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Earned Income Tax

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BUSINESS
By EILEEN AMBROSE and EILEEN AMBROSE,PERSONAL FINANCE | February 3, 2009
The earned income tax credit each year puts billions of dollars into the hands of millions of lower- to middle-income workers. Under normal circumstances, one quarter of taxpayers eligible for the credit fail to claim it, partly because the rules are complex and some workers may not be aware they qualify, according to the Internal Revenue Service. But the number of workers missing out on this credit could be even higher this year. Eligibility is tied to income. And if you lost your job or your employer cut your hours last year, you might not realize that your income has fallen to the point where you qualify for the credit for the first time.
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NEWS
July 28, 2014
It didn't take Democrats much time to denounce Rep. Paul Ryan's latest plan for addressing poverty in this country. The main feature of the Republican's proposed "Opportunity Grant" would be to roll a lot of social welfare programs together and leave it mostly to states to decide how the money is spent, which sounds a great deal like the block grant proposals of the past. Critics included Maryland's own Rep. Chris Van Hollen, ranking member on the House Budget Committee, who said the former vice presidential nominee has used the mantra of "reform" as a cover to cut safety-net programs.
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BUSINESS
By EILEEN AMBROSE | January 9, 2005
FOR LOW-INCOME workers, every dollar counts, which is one reason it's critical not to overlook the earned income tax credit this year when preparing tax returns. Created in 1975, the federal credit has become one of the largest anti-poverty programs by reducing tax bills and, in some cases, giving refunds worth thousands of dollars. More than 21 million filers collected $37.7 billion under the credit last year, according to Internal Revenue Service figures. Nevertheless, millions of workers eligible for the credit routinely don't claim it. As many as 7 million households nationwide left more than $12 billion unclaimed, the Association of Community Organizations for Reform Now, or ACORN, estimated in a report last fall.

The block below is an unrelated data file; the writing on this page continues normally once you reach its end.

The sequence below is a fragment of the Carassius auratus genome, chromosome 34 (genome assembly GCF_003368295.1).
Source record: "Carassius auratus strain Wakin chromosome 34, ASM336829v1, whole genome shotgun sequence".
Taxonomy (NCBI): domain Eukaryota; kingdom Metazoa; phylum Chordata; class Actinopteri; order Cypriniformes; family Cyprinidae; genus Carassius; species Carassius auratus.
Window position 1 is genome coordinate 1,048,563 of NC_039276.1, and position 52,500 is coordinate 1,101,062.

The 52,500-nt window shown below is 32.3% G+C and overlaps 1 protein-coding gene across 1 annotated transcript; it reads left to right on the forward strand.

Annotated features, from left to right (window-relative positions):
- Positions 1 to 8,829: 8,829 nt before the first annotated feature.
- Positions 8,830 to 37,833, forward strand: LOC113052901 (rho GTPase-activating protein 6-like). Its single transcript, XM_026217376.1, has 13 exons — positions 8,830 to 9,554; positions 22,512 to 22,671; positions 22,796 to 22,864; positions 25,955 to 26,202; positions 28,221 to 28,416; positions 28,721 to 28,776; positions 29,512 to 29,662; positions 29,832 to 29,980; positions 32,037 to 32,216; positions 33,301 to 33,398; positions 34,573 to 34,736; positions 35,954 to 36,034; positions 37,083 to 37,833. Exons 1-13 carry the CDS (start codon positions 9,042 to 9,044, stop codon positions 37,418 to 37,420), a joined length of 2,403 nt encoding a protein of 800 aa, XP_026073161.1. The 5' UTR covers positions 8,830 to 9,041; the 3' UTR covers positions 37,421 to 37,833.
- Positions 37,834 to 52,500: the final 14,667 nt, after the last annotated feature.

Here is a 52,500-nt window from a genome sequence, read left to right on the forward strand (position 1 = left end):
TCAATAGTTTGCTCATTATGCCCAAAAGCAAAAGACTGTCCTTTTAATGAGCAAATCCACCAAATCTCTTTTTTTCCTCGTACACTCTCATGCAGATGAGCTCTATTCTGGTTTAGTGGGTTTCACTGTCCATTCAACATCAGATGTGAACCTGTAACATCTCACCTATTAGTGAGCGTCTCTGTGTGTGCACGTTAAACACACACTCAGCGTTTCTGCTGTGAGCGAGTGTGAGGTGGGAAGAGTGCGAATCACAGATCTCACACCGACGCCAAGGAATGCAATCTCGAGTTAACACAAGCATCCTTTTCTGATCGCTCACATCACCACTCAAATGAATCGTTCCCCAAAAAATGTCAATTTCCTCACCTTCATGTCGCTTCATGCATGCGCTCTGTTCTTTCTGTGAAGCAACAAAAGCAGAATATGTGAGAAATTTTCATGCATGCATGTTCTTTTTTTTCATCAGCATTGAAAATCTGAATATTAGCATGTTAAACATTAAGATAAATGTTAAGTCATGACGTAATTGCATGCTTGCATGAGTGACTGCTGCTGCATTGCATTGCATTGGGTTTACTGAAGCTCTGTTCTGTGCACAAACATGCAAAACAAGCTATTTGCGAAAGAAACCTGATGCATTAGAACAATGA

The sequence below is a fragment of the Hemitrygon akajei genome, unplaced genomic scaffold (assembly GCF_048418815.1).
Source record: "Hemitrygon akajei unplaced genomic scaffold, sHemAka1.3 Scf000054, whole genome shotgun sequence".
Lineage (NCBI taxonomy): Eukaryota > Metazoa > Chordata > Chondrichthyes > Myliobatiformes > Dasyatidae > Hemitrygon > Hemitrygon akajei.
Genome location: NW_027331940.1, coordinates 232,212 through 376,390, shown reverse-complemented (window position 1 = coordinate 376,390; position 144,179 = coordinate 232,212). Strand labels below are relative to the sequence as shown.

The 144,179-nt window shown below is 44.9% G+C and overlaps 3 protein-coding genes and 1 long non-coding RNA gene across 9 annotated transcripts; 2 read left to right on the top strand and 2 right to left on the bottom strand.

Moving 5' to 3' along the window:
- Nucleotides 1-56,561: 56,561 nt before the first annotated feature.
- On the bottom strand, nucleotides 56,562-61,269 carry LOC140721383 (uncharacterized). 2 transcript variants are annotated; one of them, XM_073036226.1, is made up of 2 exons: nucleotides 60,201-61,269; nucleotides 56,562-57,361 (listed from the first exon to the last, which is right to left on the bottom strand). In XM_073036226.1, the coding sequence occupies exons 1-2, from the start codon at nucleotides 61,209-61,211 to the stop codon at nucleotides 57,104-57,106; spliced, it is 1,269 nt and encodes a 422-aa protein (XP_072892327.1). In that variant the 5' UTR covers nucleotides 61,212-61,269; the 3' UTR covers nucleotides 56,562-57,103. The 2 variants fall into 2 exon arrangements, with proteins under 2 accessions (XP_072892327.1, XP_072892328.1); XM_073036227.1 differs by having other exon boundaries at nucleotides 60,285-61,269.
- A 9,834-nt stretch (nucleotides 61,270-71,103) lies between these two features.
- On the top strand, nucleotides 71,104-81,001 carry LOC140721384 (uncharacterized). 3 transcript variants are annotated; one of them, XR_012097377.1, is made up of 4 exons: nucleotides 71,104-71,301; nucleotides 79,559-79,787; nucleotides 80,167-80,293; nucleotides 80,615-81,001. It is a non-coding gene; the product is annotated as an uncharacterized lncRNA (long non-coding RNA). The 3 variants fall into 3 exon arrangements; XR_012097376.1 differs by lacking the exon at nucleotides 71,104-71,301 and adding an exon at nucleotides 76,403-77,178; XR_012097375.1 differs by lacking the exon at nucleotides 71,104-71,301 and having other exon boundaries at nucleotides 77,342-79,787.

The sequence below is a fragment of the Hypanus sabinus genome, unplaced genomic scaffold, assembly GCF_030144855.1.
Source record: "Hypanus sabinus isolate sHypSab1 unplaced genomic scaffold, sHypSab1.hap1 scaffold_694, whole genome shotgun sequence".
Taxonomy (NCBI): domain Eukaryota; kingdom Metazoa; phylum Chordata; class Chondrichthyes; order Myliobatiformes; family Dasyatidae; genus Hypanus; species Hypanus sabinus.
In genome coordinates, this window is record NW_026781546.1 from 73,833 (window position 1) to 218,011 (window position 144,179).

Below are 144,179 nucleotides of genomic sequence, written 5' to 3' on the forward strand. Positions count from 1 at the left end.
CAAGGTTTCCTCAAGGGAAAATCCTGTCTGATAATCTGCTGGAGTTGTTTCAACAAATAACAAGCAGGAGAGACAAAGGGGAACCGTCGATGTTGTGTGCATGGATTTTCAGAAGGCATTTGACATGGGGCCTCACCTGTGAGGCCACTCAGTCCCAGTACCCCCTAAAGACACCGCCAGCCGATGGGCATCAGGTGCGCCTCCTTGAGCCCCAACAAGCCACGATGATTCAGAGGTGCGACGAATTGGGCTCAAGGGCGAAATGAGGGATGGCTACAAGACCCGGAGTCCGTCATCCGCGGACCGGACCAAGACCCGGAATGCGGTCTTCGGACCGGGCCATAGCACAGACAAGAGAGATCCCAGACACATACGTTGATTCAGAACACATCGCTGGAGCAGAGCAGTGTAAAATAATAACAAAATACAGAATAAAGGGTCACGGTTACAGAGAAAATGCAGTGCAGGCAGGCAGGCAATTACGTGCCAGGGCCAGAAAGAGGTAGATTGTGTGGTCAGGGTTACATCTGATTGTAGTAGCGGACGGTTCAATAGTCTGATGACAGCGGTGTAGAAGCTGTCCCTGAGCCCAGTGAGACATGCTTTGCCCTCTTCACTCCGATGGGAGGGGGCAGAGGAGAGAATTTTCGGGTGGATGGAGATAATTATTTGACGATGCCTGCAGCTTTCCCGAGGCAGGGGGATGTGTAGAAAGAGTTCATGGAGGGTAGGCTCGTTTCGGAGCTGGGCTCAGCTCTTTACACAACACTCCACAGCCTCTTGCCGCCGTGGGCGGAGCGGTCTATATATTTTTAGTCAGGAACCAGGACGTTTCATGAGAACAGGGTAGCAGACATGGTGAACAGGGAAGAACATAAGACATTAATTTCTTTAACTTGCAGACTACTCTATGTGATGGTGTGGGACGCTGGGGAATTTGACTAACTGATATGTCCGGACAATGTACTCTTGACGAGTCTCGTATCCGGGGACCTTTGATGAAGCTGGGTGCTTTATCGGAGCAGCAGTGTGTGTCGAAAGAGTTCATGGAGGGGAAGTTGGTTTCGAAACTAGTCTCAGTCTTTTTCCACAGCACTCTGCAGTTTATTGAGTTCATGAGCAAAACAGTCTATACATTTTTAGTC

NEWS
By Danae King, The Baltimore Sun | June 30, 2014
Maryland joins at least a dozen other states Tuesday in banning the sale of 190-proof grain alcohol, a measure that lawmakers hope will help to reduce sexual assaults and binge drinking among college students. The bill is one of more than 200 that go into effect Tuesday; other bills expand the earned income tax credit for low-income residents and exempt more wealthy Marylanders from the estate tax, overhaul Baltimore City liquor board practices and establish incentives to encourage investment in research universities.
NEWS
By William F. Zorzi Jr. and William F. Zorzi Jr.,SUN STAFF | February 10, 2000
Hoping to take advantage of Maryland's record surplus, two key lawmakers are proposing to increase the amount of money returned to the working poor under the state's earned income tax credit program. Del. Sheila E. Hixson, who chairs the House Ways and Means Committee, said yesterday she will introduce legislation to refund more money to low-income families under a formula based on their federal tax return. "In a time when obviously there's so much money, the people who need it the most should benefit," said Hixson, a Montgomery County Democrat.
NEWS
March 6, 1998
WELFARE REFORM has swollen the job force with low-wage employees who, even if employed full time, are often referred to as the "working poor." The ready supply of such people has depressed wages for waiters, janitors, maids, retail clerks and others. They are learning that in this service-oriented economy, a job no longer guarantees a decent life.Yet the movement of people into the work force is a good thing. Morally, it is right to take responsibility for oneself. Besides, public assistance does not provide enough for families to escape poverty and dependency.
NEWS
By Kate Shatzkin and Kate Shatzkin,SUN STAFF | January 14, 2003